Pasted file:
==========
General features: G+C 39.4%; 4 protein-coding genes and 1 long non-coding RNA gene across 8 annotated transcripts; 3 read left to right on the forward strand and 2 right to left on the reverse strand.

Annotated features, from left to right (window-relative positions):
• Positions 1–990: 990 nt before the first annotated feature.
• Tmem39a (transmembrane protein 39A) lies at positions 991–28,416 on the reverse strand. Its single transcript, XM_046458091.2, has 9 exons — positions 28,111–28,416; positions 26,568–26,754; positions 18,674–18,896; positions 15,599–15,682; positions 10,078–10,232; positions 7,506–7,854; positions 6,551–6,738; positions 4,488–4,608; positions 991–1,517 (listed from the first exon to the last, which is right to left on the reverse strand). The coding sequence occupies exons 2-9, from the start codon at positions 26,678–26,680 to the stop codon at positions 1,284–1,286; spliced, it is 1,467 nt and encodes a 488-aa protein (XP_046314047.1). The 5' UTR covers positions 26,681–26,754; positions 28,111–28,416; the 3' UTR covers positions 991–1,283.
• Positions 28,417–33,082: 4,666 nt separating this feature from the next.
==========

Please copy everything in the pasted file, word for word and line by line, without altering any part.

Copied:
General features: G+C 39.4%; 4 protein-coding genes and 1 long non-coding RNA gene across 8 annotated transcripts; 3 read left to right on the forward strand and 2 right to left on the reverse strand.

Annotated features, from left to right (window-relative positions):
• Positions 1–990: 990 nt before the first annotated feature.
• Tmem39a (transmembrane protein 39A) lies at positions 991–28,416 on the reverse strand. Its single transcript, XM_046458091.2, has 9 exons — positions 28,111–28,416; positions 26,568–26,754; positions 18,674–18,896; positions 15,599–15,682; positions 10,078–10,232; positions 7,506–7,854; positions 6,551–6,738; positions 4,488–4,608; positions 991–1,517 (listed from the first exon to the last, which is right to left on the reverse strand). The coding sequence occupies exons 2-9, from the start codon at positions 26,678–26,680 to the stop codon at positions 1,284–1,286; spliced, it is 1,467 nt and encodes a 488-aa protein (XP_046314047.1). The 5' UTR covers positions 26,681–26,754; positions 28,111–28,416; the 3' UTR covers positions 991–1,283.
• Positions 28,417–33,082: 4,666 nt separating this feature from the next.